Su Penn, the author of the review “Beyond Goodness Sex” (FJ Nov. 2015), raises some important considerations regarding inclusivity and the marginalization of transgender and gender‐nonconforming individuals. However, these important insights are clouded by the reviewer’s gratuitous personal attack on Al Vernacchio himself, and his qualifications to author For Goodness Sex. The review contains a number of unfortunate, inaccurate, and even maligning assumptions about Vernacchio.
These are personal, unwarranted attacks that go well beyond a critical examination of the book, and seek to explore the psyche of the author. As a journal editor myself, I am surprised that the editor of Friends Journal allowed this review to be published. It should have been stripped first of its negative tone and unsubstantiated assumptions about Vernacchio. Then, the reader could examine some serious and important questions that the review author raised, such as whether or not conventional terms like “boy” and “girl” should be abandoned. As someone who often travels in the same professional circles as Vernacchio, I have seen him use this more inclusive language in his keynotes.
One moment that sticks with me in particular is seeing him use inclusive terms repeatedly at a teen conference, and then be admonished by a transgender student for the one time he failed to do so in his hour‐long talk. Vernacchio thanked the student graciously, recognizing the courage it took to stand up and criticize the speaker, and to out oneself in the process.
Again, the author has raised some important observations, and stripped of its negative tone and personal attacks, this review provides some food for thought.
The frustration with how education (including sexuality education) isn’t adequately including, supporting, and protecting kids on the full spectrum of sexual and gender identities is well founded. The rates of suicides and attempted suicides are staggering among nonconforming teenagers. We have been at a crisis point for some time; Penn’s harsh and personal criticism of Al Vernacchio, however, is misplaced.
Without Al’s work, including his brilliant book, the content of sexuality education in schools would have stayed as limited as their titles convey: “Puberty Education,” “Health,” or “Knowing Our Bodies.” Most sexuality education programs barely address sex, much less discuss gender and sexual identities the way Al regularly does in his classroom. He inspires the boldest teachers to take it to the next level, and has inspired many parents like me to be more open and direct with our kids.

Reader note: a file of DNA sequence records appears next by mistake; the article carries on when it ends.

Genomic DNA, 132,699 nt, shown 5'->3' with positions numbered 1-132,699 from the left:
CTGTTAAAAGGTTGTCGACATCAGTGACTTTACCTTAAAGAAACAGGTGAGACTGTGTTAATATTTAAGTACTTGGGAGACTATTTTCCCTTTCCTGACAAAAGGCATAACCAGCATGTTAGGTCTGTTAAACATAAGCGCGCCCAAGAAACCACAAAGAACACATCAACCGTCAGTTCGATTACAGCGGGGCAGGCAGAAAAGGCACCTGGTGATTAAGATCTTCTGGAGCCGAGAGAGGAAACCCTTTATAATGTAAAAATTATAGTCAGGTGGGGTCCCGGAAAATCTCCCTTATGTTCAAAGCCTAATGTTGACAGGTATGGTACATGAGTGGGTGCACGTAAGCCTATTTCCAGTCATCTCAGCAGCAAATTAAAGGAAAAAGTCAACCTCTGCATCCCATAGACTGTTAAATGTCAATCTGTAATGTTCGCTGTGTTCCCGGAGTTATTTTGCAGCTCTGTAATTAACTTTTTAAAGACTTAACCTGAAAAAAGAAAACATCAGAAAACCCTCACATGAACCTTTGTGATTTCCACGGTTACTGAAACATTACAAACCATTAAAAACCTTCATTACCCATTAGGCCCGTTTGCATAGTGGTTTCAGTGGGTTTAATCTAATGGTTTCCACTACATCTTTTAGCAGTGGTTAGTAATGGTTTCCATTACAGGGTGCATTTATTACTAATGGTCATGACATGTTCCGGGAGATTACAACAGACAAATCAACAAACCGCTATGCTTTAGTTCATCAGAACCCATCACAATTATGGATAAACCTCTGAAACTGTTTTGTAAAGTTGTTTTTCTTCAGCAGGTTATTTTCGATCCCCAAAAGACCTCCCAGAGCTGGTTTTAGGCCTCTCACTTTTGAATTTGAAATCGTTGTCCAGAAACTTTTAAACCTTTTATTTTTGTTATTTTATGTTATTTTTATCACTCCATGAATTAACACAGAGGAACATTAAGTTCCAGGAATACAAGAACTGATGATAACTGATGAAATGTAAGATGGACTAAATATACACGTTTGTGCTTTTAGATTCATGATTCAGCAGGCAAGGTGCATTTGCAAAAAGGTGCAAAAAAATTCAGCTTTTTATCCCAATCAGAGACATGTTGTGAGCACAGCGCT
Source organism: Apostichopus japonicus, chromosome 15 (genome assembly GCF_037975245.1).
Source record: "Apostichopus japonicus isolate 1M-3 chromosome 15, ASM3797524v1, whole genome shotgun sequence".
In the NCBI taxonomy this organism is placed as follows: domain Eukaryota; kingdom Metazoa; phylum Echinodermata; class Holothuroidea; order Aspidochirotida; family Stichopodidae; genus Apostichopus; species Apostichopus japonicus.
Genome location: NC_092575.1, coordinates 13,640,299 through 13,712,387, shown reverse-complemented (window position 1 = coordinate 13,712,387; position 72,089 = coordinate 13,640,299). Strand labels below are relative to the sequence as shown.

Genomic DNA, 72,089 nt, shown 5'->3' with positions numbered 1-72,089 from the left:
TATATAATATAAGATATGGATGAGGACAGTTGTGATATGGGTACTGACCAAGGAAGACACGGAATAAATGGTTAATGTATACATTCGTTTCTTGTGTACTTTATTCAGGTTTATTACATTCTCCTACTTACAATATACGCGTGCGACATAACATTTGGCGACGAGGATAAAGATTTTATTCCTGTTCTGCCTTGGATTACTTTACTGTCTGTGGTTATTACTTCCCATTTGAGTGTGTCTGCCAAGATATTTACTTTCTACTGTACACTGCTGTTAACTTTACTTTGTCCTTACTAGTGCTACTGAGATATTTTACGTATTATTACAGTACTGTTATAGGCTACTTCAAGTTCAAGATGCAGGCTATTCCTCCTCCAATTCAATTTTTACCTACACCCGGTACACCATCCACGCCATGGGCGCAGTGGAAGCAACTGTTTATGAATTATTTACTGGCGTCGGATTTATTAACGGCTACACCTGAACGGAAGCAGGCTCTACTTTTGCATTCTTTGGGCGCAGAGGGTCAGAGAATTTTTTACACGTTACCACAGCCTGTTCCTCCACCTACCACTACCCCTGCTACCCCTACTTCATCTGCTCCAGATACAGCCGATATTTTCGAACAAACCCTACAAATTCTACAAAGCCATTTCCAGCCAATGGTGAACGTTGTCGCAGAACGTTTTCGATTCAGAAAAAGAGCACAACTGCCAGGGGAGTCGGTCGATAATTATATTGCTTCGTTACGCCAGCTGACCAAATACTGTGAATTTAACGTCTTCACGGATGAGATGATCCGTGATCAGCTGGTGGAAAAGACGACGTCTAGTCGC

In the world of public and private schools, Al is personally responsible for thousands of teachers revamping the sexuality education curriculum to be significantly more inclusive and comprehensive. These teachers know we need to keep stretching and do so despite being pummeled with threats and questions from parents, department heads, community members, and boards of trustees who think sexuality education programs are far too radical. It is a battle to reach kids with the messages they need, as well as provide support for and protection of the most vulnerable. We will work to improve and reach higher, but personal bashing of people like Al will divide us and set progress back.
As a 72‐year‐old cisgender woman (I admit to this being a new word in my vocabulary), I take strong exception to the tone of Su Penn in her criticism of Al Vernacchio’s book For Goodness Sex. I personally purchased many copies of the book and have given them as gifts to friends and family members. I understand certain points that Penn seeks to make, but I am not sure that she has an understanding of the difficulty that people of my generation have in learning new language and new ways of approaching issues of sex and sexuality. When I’ve given the book as a gift, I’ve told people that it will help all of us at every age to speak more openly to one another about these important issues.
That this book doesn’t present every conceivable gendered type person does not diminish the fine research and writing. Furthermore, safety that students feel in Vernacchio’s classroom is quite unprecedented. Finally, a critique of the book is one thing, but the personal attack on the writer seemed inappropriate at best and unquakerly at worst. Surely Friends Journal can do better.
I am not unfamiliar with Penn’s type of critique; the intellectual atmosphere at my alma mater cultivates exactly the same type of take‐down based on somebody or something being “well‐intentioned but not radical enough.” While I got sucked into it while at college, I have to question what this sort of approach accomplishes. Is Vernacchio’s book perfect? Absolutely not. But taking into account the position it occupies in our current sexuality education landscape, its intended audience, and the very real challenges of publishing radical work for wide distribution, I believe For Goodness Sex is a great resource. So let’s critique the book’s gaps and figure out how to fill them, absolutely. But tearing down a fantastic educator as a person, with unfounded and incorrect attacks on his message, feels like destroying a potential alliance. Instead, and in the face of such adversity as gender and sexual minorities, shouldn’t we be calling each other in and building each other up?